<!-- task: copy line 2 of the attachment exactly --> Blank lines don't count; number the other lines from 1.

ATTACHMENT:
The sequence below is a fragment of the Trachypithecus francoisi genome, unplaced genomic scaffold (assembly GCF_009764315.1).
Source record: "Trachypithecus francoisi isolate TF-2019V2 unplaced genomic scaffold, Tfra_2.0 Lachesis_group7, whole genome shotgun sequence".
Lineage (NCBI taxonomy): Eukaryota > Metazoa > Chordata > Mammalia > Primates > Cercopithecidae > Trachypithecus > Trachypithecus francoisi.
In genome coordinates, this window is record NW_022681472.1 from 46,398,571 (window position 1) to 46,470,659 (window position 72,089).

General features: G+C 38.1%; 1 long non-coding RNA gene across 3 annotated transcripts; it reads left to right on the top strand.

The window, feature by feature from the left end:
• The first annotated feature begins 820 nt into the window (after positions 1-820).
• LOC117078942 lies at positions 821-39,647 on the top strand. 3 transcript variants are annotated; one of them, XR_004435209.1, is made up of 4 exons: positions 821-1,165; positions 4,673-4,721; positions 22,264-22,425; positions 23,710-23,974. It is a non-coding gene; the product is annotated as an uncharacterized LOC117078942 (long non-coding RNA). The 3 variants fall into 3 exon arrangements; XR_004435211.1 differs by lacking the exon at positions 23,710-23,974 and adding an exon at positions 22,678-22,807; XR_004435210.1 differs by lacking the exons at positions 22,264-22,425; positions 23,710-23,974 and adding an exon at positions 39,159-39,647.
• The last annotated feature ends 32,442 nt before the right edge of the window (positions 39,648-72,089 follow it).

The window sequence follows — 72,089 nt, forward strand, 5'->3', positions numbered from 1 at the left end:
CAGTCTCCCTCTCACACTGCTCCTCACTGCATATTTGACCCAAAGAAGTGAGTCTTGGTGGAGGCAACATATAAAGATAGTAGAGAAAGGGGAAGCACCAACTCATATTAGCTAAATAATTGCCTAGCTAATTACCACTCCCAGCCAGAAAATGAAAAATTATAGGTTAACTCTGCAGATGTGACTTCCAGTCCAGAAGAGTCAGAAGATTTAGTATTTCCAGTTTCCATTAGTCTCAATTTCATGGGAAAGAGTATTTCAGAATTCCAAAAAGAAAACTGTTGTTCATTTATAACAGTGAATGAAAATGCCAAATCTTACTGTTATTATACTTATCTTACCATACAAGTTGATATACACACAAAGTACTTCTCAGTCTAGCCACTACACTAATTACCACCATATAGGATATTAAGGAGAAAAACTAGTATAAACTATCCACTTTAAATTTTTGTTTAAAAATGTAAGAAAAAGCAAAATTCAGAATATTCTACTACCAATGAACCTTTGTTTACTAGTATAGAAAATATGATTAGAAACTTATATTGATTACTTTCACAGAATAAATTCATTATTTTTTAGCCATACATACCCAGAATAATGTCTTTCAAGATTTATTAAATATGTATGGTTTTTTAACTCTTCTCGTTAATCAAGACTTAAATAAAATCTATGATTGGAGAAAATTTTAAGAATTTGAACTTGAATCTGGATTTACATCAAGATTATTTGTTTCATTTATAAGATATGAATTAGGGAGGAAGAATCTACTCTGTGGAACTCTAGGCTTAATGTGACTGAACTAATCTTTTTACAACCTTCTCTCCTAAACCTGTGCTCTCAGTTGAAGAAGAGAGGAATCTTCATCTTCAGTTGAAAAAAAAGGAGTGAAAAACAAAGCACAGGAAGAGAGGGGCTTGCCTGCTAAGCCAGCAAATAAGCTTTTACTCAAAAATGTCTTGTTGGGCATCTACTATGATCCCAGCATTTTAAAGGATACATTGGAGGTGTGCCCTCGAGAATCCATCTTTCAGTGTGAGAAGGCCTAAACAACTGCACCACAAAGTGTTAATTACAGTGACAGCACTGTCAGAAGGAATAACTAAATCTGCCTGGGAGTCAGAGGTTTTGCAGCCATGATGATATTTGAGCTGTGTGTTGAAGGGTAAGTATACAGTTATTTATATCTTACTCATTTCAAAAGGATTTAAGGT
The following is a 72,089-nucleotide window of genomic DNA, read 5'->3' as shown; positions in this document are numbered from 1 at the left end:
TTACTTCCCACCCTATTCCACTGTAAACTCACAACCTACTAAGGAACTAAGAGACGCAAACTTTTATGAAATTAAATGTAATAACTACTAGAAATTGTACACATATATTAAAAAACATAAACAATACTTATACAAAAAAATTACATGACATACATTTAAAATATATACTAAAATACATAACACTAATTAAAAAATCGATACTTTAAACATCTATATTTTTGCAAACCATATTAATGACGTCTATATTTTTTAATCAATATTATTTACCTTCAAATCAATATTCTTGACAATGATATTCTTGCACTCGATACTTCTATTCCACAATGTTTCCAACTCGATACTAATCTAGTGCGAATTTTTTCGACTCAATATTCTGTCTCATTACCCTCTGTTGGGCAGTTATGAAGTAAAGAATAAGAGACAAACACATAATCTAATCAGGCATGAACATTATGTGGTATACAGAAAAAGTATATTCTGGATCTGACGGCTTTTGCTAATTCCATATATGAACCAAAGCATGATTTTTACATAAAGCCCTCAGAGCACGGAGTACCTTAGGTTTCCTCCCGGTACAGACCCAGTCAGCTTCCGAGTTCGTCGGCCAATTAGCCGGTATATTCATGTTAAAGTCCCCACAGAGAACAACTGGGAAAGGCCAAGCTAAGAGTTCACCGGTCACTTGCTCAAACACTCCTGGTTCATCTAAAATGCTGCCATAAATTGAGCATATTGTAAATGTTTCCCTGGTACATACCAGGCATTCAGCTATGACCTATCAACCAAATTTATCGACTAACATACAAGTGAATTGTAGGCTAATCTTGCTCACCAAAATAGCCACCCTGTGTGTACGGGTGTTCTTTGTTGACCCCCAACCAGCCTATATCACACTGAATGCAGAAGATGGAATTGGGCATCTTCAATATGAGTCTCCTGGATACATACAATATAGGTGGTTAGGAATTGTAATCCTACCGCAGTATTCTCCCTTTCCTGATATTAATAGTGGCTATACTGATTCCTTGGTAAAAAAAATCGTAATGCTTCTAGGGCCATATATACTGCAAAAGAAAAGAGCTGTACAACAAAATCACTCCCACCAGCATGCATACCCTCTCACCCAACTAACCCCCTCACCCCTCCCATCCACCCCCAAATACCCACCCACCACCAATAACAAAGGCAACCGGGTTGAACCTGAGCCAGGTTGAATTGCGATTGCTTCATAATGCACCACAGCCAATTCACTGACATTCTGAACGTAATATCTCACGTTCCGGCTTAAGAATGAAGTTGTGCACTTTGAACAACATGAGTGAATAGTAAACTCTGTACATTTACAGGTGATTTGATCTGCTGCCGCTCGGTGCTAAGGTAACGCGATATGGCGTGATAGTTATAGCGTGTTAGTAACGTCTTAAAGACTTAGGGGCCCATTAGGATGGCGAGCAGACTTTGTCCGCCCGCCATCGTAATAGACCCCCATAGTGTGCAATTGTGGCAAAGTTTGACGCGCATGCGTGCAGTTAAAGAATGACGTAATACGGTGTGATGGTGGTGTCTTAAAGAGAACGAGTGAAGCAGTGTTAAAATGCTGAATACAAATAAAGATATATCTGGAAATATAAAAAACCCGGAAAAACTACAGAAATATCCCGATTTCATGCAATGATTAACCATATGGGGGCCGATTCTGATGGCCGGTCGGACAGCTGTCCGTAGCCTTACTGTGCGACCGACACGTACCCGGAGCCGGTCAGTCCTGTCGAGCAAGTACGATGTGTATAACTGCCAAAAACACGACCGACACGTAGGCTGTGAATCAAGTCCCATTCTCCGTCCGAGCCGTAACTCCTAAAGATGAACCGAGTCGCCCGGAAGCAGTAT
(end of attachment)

Source record: "Trachypithecus francoisi isolate TF-2019V2 unplaced genomic scaffold, Tfra_2.0 Lachesis_group7, whole genome shotgun sequence".